Written by Clare Holdcroft - http://www.mountainsinmind.com

Pure, bracing ventilation they must have up there at all times, indeed; one may guess the power of the north wind blowing over the edge, by the excessive slant of a few stunted firs at the end of the house; and by a range of gaunt thorns all stretching their limbs one way, as if craving alms of the sun.
Wuthering Heights, Emily Bronte
Photo courtesy of Woodentops

Photo courtesy of Woodentops

So I was back in Bronte Country for the Haworth Hobble, this was my third year in succession as it’s such a great event.  The 32 mile course is a hilly one with 4400 feet of ascent but is very runnable and enjoyable. I’m not particularly familiar with the area so always seem to struggle with visualising and piecing together the route from one year to the next. Certain bits stick and others don’t, which is a little frustrating so I don’t recommend that you follow me! Entry is either as a team or as a solo runner. This year, Darren and I had decided to enter as a team,  so ran together all the way round.

The race starts on the steep, cobbled high street in Haworth and heads out across Haworth Moor crossing Bronte bridge before winding its way up to the infamous Top Withins at 1400 feet above sea level. It always feels a lot higher than it really is here and the beautifully bleak, remote moorland was no exception today. The easterly winds were quite biting and the remains of snow lay on the ground from the previous day.

 
Top Withins

Top Withins

 

We picked up the Pennine Way and descended on the flagstones, which brought back memories from the last time I was here on the Spine Challenger two months previously, going in the opposite direction on that dark, January night. It was even colder then!

 

I had chosen to run in my Inov8 Trailroc running shoes but the route was a lot muddier than on previous occasions from the the rain we’d had over the past couple of days. I found the trainers didn’t have much grip in the mud so I kept slipping and sliding but they made up for it on the numerous tracks and trails.

We ran past several reservoirs and joined the Mary Townley Loop of the Pennine Way, familiar from the Spine Training weekend in 2013. The route headed along a short stretch of road known as The Long Causeway past a large expanding wind farm and eventually picked up the Calderdale Way. We descended into the valley on the outskirts of Todmorden before immediately climbing back out of the valley steeply on the other side and making our way across a number of fields before arriving at the checkpoint at Mankinholes. I had a cup of perfectly temperate tea and a hot cross bun but sadly no wee dram of single malt as it had all been drank!

Onwards and upwards, one of the highlights of the day is the steep climb towards the summit of Stoodley Pike at 1300 feet. The summit is topped with an impressive 121 foot tall monument, which was completed in 1856 to commemorate Napoleons defeat. From here the route picks up the Pennine Way again, for a fast descent across boggy moorland, before joining a woodland path and descending steeply into Hebden Bridge.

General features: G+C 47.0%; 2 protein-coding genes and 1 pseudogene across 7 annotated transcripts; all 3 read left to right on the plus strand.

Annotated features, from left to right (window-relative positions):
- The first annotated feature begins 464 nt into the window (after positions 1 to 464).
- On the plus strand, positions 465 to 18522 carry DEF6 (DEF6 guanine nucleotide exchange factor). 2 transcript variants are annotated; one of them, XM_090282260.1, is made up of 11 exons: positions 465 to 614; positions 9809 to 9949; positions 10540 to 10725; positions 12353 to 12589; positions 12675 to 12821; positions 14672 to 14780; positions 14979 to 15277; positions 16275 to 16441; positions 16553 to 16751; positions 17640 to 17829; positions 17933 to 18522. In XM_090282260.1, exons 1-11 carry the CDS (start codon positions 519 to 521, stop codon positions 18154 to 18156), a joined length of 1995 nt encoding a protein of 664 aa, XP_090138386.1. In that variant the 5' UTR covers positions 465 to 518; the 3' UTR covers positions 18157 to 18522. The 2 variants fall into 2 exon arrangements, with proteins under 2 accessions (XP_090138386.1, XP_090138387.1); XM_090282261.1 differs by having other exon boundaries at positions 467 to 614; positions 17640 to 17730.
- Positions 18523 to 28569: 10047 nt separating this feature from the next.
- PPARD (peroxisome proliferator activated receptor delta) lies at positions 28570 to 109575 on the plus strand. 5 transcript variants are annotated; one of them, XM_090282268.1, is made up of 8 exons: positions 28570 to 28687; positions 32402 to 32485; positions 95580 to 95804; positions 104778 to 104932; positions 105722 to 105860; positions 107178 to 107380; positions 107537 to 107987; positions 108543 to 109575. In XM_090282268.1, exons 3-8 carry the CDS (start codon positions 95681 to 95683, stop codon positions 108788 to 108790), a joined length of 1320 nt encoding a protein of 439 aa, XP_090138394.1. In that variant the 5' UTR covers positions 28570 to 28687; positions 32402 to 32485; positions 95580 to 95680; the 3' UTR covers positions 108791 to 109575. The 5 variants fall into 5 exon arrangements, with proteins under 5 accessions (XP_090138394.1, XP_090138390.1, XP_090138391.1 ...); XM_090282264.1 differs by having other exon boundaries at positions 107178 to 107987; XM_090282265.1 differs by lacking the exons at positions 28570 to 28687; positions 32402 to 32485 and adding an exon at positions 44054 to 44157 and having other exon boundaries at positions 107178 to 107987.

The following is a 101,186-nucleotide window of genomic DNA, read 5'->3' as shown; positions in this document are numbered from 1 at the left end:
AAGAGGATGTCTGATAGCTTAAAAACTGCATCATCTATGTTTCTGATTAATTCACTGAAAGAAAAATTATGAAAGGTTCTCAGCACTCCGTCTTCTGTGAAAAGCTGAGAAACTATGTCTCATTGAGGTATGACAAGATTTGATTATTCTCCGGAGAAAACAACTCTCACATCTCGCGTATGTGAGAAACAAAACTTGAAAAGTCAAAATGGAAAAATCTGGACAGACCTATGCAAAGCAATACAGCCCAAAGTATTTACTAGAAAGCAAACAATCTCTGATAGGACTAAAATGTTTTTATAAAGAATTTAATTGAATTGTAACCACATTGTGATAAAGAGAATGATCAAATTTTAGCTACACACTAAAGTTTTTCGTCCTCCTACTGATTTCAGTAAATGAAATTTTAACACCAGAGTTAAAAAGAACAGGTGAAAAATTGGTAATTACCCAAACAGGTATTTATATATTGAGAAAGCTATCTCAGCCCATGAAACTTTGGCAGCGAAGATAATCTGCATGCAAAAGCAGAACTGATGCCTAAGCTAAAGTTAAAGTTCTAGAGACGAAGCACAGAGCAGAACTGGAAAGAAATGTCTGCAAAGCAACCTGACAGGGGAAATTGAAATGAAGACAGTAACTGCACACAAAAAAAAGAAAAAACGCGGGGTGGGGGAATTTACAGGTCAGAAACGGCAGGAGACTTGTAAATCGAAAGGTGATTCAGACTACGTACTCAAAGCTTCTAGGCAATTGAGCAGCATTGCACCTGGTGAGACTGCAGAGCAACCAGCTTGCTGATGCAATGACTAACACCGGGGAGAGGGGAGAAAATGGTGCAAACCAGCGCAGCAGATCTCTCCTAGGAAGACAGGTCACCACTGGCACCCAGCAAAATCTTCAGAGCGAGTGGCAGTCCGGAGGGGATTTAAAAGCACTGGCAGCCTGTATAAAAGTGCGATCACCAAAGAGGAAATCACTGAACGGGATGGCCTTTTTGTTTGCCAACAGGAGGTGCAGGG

Stoodley Pike Monument

Stoodley Pike Monument

 

A little ginnel leads directly out of the town up some steep steps to join the road and continues to climb up to the quaint village of Heptonstall before a descent on a track leads through woodland to the checkpoint at the Blue Ball pub at Hardcastle Crags.

A long climb on a lumpy, bumpy track ensued past a couple of derelict buildings.  I reflected back on the blizzard conditions we encountered previously at this point a couple of years back. Luckily today it had stayed dry.

After the last checkpoint, it was a steep climb on the road to Top O’t Stairs and back onto a stony track. Towards the bottom of the track, I took a tumble. My forearm and thigh taking the majority of the impact. I quickly got back on my feet and dusted myself down. It was a good job I was wearing a long sleeve top and gloves, which prevented severe grazing from the fall. Darren checked I was ok before we determindly continued on our way towards the finish.

Near Penistone Hill, Darren suddenly realised that we could beat our team time from two years ago so picked up the pace as we ran towards the village. I struggled to keep up with him as he found his second wind and we must have overtaken at least 10 other runners at this point. Eventually, we ran through the churchyard where the Bronte family are interred and through the gates onto the high street, it was only a short sprint to the finish now. Darren ran in to register our time and was nicely surprised that we were 7 minutes faster than in 2013, yay!  A cup of tea and a nice bowl of pasta awaited us in the school.

Thanks to all Keighley and Craven AC and their supporters for putting on a great event again.
 
 
Rapidly, merrily, 
Life’s sunny hours flit by,
Gratefully, cheerily
Enjoy them as they fly!
Charlotte Bronte 

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